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Capturing the fever of Travolta’s dancing days - Saturday Night Fever: the Ultimate Disco Movie, review

The Telegraph logo The Telegraph 22/12/2017 By Rachel Ward

Talk about stayin’ alive – disco should have been dead by 1977, but music impresario Robert Stigwood saw its wider potential. His faith in young TV star John Travolta and longtime clients, The Bee Gees, would help disco make the leap from fringe movement to genuine phenomenon when he brought both together in Saturday Night Fever. 

This year marks the 40th anniversary of the blockbuster dance movie that made Travolta a superstar, produced the bestselling soundtrack of all time (until The Bodyguard muscled in) and brought the music style back into the mainstream.

For Saturday Night Fever: the Ultimate Disco Movie (BBC Two), excitable Strictly Come Dancing judge Bruno Tonioli revisited the streets of New York where the film was shot to tell its fascinating backstory and how it succeeded against the odds.

And it was a very fine documentary, packed with both fleeting sound bites and substantial accounts from those involved – Travolta waxed lyrical on how the film, which he describes as “Taxi Driver with dancing”, raised his status as an actor at a time when a personal tragedy was unfolding – the death of his girlfriend, Diana Hyland. Barry Gibb similarly talked at length about how the soundtrack helped The Bee Gees to overcome a fallow period in their careers.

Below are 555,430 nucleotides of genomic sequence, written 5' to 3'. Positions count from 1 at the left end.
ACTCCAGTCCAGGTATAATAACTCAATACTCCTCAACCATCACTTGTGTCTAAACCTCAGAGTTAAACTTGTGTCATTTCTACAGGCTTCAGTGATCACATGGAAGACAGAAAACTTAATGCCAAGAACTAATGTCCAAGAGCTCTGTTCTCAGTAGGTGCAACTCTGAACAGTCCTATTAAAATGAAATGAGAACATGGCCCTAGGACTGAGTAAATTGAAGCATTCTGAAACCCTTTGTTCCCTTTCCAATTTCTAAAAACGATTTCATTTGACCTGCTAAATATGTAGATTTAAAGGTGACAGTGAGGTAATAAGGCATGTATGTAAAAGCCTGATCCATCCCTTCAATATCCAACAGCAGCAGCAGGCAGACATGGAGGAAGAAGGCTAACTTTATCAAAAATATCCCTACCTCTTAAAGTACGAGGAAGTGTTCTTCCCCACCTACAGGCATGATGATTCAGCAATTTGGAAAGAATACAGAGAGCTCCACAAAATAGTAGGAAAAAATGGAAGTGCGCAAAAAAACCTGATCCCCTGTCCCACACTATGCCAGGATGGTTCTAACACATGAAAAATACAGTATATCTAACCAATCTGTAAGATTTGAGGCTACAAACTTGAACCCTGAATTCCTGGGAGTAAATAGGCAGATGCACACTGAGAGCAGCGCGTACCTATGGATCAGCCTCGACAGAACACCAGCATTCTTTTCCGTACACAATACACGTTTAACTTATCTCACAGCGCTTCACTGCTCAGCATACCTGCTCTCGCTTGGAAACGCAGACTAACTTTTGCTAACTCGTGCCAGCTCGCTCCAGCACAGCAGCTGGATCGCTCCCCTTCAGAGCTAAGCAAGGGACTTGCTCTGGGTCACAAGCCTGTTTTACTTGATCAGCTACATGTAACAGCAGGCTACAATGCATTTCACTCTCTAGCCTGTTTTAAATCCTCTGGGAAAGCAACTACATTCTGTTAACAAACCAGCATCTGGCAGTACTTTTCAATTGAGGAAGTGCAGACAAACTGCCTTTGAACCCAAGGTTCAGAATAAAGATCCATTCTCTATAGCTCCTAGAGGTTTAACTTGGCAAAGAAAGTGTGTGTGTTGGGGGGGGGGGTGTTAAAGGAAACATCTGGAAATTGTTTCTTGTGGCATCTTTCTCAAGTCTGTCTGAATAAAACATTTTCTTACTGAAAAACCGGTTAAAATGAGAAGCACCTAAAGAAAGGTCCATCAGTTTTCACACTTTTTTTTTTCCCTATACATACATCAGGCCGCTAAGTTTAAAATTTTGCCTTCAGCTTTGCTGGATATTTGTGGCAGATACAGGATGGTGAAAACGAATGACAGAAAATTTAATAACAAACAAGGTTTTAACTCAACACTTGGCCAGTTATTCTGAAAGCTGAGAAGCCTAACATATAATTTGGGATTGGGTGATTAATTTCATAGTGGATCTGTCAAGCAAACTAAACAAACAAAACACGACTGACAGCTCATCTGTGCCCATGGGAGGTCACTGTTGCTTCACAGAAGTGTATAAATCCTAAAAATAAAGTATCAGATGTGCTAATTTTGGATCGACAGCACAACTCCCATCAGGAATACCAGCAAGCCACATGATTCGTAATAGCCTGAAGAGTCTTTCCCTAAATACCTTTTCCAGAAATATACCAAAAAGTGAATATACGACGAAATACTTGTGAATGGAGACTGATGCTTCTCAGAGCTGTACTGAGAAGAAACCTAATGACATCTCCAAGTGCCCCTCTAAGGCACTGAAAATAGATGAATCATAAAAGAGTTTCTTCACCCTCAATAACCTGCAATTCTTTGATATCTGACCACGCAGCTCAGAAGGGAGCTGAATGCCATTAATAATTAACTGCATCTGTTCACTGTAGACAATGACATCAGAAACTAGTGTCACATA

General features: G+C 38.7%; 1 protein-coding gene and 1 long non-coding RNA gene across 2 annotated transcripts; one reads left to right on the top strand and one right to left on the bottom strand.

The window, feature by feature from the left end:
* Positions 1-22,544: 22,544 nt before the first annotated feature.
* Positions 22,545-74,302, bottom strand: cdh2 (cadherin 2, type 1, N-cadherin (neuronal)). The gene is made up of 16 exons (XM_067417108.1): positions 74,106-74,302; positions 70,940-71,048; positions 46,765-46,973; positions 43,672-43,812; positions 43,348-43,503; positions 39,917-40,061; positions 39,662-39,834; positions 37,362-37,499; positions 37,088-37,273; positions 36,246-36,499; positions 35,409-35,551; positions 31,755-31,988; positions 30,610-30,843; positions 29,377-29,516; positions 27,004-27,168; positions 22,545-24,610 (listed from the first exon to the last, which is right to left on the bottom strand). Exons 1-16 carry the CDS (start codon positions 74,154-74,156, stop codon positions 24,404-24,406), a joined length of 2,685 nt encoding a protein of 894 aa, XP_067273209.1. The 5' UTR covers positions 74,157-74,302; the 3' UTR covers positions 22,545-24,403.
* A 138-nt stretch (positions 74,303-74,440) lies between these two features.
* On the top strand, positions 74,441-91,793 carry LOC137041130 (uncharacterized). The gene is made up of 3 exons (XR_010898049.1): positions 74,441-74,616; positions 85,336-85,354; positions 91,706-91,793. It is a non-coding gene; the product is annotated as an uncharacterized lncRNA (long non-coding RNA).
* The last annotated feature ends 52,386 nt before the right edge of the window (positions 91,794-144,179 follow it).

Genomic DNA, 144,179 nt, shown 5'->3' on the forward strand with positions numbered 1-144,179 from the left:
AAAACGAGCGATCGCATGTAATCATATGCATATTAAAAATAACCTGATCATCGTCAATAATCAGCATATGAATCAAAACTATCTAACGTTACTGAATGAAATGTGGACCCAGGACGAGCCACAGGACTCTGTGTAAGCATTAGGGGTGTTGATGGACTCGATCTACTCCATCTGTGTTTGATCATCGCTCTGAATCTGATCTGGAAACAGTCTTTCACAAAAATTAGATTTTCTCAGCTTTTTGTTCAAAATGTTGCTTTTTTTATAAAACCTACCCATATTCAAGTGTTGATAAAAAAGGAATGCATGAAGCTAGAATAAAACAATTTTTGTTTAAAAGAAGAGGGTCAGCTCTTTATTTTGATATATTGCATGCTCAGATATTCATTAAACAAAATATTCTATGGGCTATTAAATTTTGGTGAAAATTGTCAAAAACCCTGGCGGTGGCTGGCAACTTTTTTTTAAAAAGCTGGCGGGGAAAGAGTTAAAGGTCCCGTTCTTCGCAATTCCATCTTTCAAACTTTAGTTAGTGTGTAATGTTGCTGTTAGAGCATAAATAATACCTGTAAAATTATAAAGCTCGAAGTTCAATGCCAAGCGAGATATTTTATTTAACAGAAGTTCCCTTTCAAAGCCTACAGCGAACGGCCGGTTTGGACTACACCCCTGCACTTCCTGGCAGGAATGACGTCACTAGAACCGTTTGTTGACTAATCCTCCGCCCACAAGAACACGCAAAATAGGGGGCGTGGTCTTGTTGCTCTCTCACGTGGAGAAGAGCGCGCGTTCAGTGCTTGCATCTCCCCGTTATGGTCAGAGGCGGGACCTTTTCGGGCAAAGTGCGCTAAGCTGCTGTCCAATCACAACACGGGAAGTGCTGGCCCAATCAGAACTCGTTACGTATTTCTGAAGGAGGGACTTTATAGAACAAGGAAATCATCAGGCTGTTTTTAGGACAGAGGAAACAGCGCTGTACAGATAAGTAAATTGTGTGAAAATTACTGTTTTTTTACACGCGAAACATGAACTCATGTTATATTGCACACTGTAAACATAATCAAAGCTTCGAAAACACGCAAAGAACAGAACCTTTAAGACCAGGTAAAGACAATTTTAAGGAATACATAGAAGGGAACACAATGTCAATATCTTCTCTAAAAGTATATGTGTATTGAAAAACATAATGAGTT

a group of people playing instruments and performing on a stage © Provided by The Telegraph

There were contributions, too, from director John Badham, who fought off threats from the Mafia and filmed guerrilla-style on the streets, as well as the film’s costume designer and choreographer. Most interesting was a segment with location manager Lloyd Kaufman, who hated the job because of the film’s low budget and had to scour the rattier hangouts of Brooklyn.

As Kaufman cruised the streets with Tonioli, they were delighted to discover that Lenny’s Pizza, the shop where Tony Manero got his double-decker slice, still has the same signage from the Seventies. Going on-location, interspersed with archive clips of the time, helped to bring the hardbitten story – of working-class Italian-Americans who lived for their weekends of disco dancing – to life.

a man that is standing in the dark © Provided by The Telegraph person standing in front of a graffiti covered wall © Provided by The Telegraph

Tonioli, meanwhile, wasn’t just plonked in there because of his fondness for a glitterball – he was a young dancer himself in New York in 1977 and recalled how the “fever” took hold.

“I lived for disco,” he said, stabbing at the air with his finger while wearing Cuban heels and a white shirt unbuttoned to the navel. But most of all, he helpfully dissected the skill and athleticism of Travolta, whose incandescent performance prompted a dance craze. With the soundtrack ringing in the background, it was delightfully hard to sit still – a definite case of Friday night fever. 

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